It’s only twelve months since the arrival of the colonists and yet it is a matter conversation, among men meeting for the first time, how to eliminate the annoying insistence of the Indigenes to protect their land.
The last paragraph is nothing more than gratuitous and insulting speculation. The two quotations in the first paragraph are attributed to Alistair Campbell in his work John Batman and the Aborigines, to which I do not have ready access. I cannot find any reference online to any correspondence by Gellibrand, who disappeared in the hinterland of Victoria in 1837.
Pascoe seems to have taken quite a set against Gellibrand, presumably because he was the legal draftsman of the agreement that John Batman struck with the natives of Port Phillip. Later in the chapter Pascoe claims:
Gellibrand’s correspondence conveys similar calculation (to Batman’s): ‘we are about to enter a war of extermination, for such I apprehend is the declared object of the present operation and that in its progress we shall be compelled to destroy the innocent with the guilty’. (emphasis added)
Well that certainly sounds very cold-blooded. Pascoe’s footnote sources attribute this quote to ‘Gellibrand’s Tasmanian newspaper correspondence, 1831’. Those words – they sound murderously authentic, which is good enough for Pascoe – but they do not appear in any 1831 edition of The Tasmanian. Displaying his customary disregard for accuracy, the newly named Professor of Indigenous Agriculture at Melbourne University gets the newspaper wrong — it is The Colonial Times — and the year as well, the correct date being September 24, 1830. Beyond those basic errors, the quote is not drawn from “Gellibrand’s correspondence” but from The Tasmanian‘s report of a public meeting at which the legality and morality of launching a campaign to suppress attacks by Aborigines and, in accordance with Governor Arthur’s plan, confine them to the Tasman Peninsula, are debated at some length.
Indeed, while Pascoe selects a few words to paint Gellibrand in the worst possible light, his sentiments as reported by The Tasmanian are highly qualified. He warms his fellow colonists that anyone who kills “a black” would place himself in “a very dangerous situation”, further stating that
…by no inducement whatever shall I ever take away the life of a fellow creature unless that is in repelling aggression or in a struggle. I shall do my utmost to capture these people, to the utmost of my ability, but I repeat I will never shed their blood if I cannot succeed in taking them…
Of course, the Cornwall Chronical archive is available and here is the entry for July 30, 1836:
The arrival of the Gem has put us in possession of recent facts, connected with the Settlement at this place. The barbarous murders of Mr. Franks and his shepherd, have been, in some degree, revenged, which, we trust, will be a warning to the natives not in future to commit wanton excesses upon our countrymen. We learn that a party of the settlers, assisted by the Sydney natives, connected with Mr. Batman’s establishment, and a few domesticated natives of the Settlement, started in quest of the murderers, whom they were fortunate enough to fall in with, at no great distance from where the bloody deeds were perpetrated. We have no positive assurance of their number, but learn, that it was considerable, and that many of them were clothed in the articles of dress they had plundered from their victims. A quantity of provisions and other stores were, likewise, in their possession, which left no doubt as to their identity. The avenging party fell upon the guilty tribe, about daylight in the morning, having watched them from the previous night, and, putting into effect a preconcerted plan of attack, succeeded in “ANNIHILATING THEM.”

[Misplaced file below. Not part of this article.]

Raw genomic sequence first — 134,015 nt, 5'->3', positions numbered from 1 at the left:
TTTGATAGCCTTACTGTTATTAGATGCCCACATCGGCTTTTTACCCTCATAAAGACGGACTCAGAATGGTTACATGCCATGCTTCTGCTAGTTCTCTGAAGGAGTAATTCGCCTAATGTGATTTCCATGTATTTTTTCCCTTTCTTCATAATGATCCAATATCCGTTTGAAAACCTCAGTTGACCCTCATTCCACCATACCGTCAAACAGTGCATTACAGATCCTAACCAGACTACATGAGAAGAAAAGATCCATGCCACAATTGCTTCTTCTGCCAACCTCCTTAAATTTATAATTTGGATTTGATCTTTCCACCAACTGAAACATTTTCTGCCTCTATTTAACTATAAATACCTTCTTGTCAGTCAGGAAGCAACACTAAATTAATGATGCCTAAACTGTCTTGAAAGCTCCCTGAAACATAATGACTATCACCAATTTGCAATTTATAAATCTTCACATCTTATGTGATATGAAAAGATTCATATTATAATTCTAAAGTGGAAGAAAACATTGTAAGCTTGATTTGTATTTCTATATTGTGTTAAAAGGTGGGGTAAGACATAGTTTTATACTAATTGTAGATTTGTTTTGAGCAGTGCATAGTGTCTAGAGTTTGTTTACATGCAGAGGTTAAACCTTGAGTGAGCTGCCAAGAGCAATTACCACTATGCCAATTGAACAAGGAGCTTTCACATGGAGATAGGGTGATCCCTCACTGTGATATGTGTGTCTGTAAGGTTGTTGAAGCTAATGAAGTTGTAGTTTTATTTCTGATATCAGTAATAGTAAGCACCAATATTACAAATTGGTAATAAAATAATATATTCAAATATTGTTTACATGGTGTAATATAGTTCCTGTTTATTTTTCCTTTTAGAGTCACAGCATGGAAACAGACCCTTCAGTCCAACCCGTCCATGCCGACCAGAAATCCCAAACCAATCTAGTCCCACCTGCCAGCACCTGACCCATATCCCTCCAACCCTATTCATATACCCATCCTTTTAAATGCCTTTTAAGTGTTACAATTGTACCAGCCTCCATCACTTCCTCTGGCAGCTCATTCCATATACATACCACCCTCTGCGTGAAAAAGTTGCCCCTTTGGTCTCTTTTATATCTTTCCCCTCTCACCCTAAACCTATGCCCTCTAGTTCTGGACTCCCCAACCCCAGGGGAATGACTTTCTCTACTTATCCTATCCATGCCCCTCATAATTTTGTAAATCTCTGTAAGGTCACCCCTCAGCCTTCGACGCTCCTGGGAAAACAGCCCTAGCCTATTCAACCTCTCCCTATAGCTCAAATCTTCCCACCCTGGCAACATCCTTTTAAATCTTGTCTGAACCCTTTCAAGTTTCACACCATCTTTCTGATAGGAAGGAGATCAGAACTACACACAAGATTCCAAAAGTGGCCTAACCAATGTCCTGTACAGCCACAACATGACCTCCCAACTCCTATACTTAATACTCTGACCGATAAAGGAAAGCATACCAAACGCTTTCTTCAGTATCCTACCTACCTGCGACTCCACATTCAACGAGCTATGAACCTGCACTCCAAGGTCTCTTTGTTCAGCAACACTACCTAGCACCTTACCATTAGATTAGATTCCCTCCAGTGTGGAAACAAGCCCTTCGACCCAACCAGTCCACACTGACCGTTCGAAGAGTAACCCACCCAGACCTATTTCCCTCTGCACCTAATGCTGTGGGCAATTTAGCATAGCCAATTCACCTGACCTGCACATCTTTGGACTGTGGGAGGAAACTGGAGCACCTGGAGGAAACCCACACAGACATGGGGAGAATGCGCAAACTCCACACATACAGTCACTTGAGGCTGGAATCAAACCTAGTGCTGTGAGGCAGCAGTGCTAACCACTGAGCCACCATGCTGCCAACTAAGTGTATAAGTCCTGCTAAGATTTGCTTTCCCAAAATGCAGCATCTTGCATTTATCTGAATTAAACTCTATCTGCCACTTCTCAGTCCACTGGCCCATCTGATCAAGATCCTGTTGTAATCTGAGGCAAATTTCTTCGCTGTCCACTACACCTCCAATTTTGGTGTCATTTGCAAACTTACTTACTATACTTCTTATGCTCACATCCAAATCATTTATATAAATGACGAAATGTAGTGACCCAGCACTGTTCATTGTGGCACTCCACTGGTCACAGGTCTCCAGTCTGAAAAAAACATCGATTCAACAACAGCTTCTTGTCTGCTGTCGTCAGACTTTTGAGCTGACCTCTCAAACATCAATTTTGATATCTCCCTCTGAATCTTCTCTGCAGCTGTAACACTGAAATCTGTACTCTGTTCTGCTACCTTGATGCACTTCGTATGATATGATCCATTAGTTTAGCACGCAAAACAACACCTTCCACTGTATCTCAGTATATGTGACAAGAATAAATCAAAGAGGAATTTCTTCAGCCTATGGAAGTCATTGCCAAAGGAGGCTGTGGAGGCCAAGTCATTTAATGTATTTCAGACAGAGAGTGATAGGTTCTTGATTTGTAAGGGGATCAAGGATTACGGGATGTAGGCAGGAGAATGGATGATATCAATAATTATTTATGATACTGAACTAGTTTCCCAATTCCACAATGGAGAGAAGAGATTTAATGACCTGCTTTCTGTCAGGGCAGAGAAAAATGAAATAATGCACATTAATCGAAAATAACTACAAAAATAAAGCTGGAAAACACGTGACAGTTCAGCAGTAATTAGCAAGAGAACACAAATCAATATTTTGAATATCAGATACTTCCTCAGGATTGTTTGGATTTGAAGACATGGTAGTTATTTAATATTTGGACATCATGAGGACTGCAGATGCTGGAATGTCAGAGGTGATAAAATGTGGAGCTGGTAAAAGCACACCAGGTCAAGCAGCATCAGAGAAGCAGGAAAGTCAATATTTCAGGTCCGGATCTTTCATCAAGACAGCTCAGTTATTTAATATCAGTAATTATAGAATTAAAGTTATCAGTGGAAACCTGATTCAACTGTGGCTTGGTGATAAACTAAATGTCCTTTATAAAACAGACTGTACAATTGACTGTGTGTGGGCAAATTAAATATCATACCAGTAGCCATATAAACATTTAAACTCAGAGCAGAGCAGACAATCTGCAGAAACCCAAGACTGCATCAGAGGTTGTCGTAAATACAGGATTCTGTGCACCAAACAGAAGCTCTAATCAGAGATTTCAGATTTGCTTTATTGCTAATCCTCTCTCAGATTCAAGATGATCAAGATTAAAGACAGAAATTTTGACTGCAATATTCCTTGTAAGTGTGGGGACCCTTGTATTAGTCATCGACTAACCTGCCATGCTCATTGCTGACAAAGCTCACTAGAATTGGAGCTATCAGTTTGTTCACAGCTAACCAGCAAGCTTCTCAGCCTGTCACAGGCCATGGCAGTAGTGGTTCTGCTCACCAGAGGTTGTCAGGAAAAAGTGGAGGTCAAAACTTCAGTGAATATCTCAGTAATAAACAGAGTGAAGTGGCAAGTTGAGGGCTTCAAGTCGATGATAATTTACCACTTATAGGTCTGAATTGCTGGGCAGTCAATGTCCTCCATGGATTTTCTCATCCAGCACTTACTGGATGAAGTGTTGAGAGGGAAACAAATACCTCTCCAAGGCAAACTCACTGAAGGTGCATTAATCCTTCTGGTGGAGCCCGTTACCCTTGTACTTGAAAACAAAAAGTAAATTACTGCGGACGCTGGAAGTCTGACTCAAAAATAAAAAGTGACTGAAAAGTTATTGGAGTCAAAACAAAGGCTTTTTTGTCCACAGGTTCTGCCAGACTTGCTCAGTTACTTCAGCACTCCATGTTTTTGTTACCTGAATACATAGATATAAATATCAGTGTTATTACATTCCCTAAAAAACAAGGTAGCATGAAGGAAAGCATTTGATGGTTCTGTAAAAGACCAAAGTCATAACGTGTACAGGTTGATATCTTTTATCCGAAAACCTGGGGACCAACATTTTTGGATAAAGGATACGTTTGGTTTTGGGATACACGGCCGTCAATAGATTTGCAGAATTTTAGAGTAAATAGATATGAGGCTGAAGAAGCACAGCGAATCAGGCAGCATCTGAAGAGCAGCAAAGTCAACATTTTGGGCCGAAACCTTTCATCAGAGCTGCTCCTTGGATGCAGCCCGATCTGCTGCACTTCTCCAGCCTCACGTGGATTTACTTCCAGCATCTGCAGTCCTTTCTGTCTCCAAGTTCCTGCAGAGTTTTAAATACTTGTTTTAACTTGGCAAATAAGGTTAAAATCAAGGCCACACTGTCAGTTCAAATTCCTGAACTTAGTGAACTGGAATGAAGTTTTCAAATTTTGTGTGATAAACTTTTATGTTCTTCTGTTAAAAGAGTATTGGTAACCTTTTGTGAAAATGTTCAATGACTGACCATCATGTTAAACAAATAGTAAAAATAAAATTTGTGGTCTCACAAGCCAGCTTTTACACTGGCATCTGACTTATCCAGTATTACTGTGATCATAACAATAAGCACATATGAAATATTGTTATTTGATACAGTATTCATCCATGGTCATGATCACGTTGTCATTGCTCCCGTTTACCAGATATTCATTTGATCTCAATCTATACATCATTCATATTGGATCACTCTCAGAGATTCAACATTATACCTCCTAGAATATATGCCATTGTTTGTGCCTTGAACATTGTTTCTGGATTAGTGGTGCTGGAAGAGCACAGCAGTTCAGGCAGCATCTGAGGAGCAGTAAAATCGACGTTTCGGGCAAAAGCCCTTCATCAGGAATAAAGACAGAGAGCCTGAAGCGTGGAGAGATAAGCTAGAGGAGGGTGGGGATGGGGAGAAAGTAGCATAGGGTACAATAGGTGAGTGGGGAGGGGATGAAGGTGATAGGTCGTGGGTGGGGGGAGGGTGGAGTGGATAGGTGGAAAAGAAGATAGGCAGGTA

This tribe, which we may now presume to be —if not in toto, swept from off the face of the earth—sufficiently chastised, to be no longer troublesome, were, it appears, a particularly treacherous people —less numerous than any of the others — and despised by all.
The principal tribe — that of “Jagga Jagga” – came from their ground, which lies considerably inland, upon hearing of the outrages committed, and solicited permission of the company to go after and destroy the miscreants — of course, sanction could not be given to their offer — yet, it evinced a better feeling on their part, and confirmed the general opinion, that they were in no wise connected with the murders.
It will be said, as a matter of course, that, in this instance, as in all others, some insult must have been conveyed to the natives, on the part of the unfortunate victims, or they could not have been guilty of so great violence ; the character of Mr. Franks, however, is well known throughout the Colony, and must be satisfactory to every reflecting mind, that, in this case, the aggression was not afforded on his part. Bare suspicion of it, in this case, cannot exist, because of all men, perhaps, that unfortunate gentleman was least likely to provoke his fellow creatures to acts of violence. In the death of Mr. Franks the Colony has to deplore the loss of one of its brightest ornaments ; his strict integrity, gentlemanly deportment — his docile and compassionate disposition, insured to him the respect and esteem of everyone who enjoyed his acquaintance. The “ANNIHILATION” of the whole body of Port Philip natives, in our opinion, would afford an insufficient revenge for the murder of such a man.